Days away from Toronto’s municipal elections, Crescent Town resident Assan Chowdhury recounts what elections were like at his hometown in Bangladesh.
“In South Asian elections, it is mostly like a celebration,” he says. Chowdhury recalls seeing politicians parading down main streets in giant floats, sights he saw during visits to other South Asian countries as a former BBC correspondent. It’s another version of the Santa Claus parade, he jokes.
But apart from cultural differences in campaigning, he also acknowledges three other prominent reasons for low voter turnout amongst Toronto’s ethnic communities: economic, areas of economic, cultural, and trust-building barriers.
For first-generation immigrants like him, Chowdhury says, the goal is to survive economically.
“It’s a stressed life, (a) difficult life,” he says. “They don’t have time to think about politics.”
Alina Chatterjee, a Scaddingcourt Community Centre and former Toronto Community Housing (TCH) director, says it isn’t uncommon for recent immigrants to feel alienated from the political system.
“The day-to-day struggle makes it really challenging to go out and have your voice heard,” Chatterjee says, giving an example of a mom with six kids who couldn’t afford going out to the polls because she had to worry about finding childcare.
“It’s really hard for people, specially newcomers,” she says. “(Politics) doesn’t necessarily resonate when you’re trying to get food on the table.”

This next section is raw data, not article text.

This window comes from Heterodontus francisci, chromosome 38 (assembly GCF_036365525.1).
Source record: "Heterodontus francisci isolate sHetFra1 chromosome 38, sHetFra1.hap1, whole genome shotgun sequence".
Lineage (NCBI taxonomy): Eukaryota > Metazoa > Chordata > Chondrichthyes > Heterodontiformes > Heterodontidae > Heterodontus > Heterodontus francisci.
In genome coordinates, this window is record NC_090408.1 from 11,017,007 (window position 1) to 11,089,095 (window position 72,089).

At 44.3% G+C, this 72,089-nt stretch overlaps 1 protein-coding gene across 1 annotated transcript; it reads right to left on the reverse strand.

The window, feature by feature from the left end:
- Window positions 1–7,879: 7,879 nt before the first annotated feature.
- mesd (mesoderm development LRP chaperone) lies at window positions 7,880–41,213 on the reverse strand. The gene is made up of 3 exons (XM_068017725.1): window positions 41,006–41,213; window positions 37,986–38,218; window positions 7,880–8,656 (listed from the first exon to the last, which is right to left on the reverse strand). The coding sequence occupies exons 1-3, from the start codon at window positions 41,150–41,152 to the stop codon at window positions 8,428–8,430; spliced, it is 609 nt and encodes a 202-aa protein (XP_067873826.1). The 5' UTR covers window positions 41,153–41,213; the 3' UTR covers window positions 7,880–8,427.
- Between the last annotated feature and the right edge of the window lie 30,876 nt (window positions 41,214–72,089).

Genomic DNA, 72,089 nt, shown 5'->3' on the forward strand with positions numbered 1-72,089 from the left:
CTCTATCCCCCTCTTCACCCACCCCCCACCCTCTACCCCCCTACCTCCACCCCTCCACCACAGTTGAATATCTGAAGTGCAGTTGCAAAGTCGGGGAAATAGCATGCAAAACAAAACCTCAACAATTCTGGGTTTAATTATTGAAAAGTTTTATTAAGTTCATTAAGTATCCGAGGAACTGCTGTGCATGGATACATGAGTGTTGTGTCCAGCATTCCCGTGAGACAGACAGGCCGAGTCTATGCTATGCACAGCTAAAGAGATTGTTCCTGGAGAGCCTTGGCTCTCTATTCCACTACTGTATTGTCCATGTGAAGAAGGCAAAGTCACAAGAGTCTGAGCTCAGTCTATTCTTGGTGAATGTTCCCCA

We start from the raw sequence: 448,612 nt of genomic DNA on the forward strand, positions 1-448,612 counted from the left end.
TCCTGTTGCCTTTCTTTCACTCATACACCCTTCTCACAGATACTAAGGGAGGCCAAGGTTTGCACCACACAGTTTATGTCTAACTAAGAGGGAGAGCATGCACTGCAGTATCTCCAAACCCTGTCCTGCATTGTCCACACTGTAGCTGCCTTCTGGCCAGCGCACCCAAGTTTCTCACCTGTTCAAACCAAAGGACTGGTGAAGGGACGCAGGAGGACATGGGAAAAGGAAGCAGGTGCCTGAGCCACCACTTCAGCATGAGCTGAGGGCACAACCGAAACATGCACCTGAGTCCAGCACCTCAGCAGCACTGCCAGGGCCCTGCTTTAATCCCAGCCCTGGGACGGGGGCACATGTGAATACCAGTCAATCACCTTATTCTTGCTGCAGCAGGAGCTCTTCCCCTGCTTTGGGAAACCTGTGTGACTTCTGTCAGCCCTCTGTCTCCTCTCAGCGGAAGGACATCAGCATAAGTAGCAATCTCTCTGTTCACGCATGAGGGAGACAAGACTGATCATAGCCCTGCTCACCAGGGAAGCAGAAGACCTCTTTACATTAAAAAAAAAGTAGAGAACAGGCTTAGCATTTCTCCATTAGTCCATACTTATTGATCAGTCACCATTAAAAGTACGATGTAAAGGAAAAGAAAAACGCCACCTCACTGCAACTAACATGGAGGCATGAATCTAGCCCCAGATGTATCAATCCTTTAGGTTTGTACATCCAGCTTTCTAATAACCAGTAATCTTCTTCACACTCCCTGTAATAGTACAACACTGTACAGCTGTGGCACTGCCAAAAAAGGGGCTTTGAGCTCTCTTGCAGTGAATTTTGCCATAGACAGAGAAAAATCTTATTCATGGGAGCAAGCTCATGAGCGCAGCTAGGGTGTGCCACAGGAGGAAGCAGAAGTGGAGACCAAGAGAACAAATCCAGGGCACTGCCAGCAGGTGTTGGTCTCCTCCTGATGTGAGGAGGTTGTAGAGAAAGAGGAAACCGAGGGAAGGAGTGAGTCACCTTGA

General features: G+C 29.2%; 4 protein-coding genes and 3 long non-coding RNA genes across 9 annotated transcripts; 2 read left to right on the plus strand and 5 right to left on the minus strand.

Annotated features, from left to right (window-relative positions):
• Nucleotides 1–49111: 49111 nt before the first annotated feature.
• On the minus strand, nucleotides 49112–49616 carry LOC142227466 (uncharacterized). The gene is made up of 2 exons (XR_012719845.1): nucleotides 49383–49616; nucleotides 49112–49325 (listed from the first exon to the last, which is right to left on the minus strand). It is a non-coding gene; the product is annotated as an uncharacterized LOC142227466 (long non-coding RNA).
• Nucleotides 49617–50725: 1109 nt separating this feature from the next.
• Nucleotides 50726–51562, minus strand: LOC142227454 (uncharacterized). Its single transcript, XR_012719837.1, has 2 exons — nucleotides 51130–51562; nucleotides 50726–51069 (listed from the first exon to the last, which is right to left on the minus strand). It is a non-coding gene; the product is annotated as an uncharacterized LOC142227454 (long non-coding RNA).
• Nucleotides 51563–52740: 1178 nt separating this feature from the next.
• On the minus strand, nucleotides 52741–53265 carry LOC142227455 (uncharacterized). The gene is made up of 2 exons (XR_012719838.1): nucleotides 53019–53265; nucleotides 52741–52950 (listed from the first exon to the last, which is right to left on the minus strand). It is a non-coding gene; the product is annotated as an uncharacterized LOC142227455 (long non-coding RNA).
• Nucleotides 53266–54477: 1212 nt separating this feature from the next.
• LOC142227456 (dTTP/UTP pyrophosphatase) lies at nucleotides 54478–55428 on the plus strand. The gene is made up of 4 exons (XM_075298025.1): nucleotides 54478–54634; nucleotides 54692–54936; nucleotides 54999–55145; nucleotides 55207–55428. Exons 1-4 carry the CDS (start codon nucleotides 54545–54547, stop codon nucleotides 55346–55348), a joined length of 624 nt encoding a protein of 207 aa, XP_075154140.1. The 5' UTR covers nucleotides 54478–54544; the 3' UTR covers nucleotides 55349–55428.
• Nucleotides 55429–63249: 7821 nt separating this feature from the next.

A language barrier often doesn’t help.
“They think about voting first when they have enough skills in the English language to have a proper discussion,” Chowdhury says. “(Immigrants vote) when they’re not scared people will stare at them.”
The third challenge lies in building trust with immigrant voters.
“It’s a very fragile relationship,” he says.
At the end of this year’s Ramadan celebrations, Councillor Janet Davis arranged an outdoor Eid prayer for her Muslim constituents. Events such as this, Chowdhury says, give new immigrants a chance to communicate with Canadian politicians.
“People bring the memory of their own political system here,” he says. “In Asia, if you know a politician, you can ensure some safety, you know you can get something done.”
Understanding the need to build trust within communities is valuable in securing the immigrant vote, Chowdhury adds.
“If councillors (here) know that…Bangladeshis would probably be more excited about voting where it makes sense to them.”
Chatterjee agrees trust is a big factor in encouraging active civic participation.
“As long as there’s honesty and transparency around what is possible and what is not, I think people are more willing to engage,” she says.
In the 2006 municipal elections, Chatterjee helped TCH organize an alternative voting system for residents of Lawrence Heights, a high-rise community in northwest Toronto. Voting stations were set up in the lobbies of designated apartment buildings, allowing registered voters to cast their ballot on the way home. It proved an easy, accessible way to get people to vote.
“We need to figure out better ways of capturing people’s imaginations around public services and the system that governs that,” she says. “It’s ironic that municipal voting turn out is so low, given that that’s the closest level of government to people. We have to figure out as a society how we deliberately begin to start designing more inclusive processes for engagement.”
Immigrants will cast their vote, she adds, if they think there’s a possibility that their circumstances can change as a result of voting.
“When you genuinely engage with people and are trying to hear what their concerns are, and genuinely trying to problem solve…that changes the dynamic completely, and people really want to start getting involved.”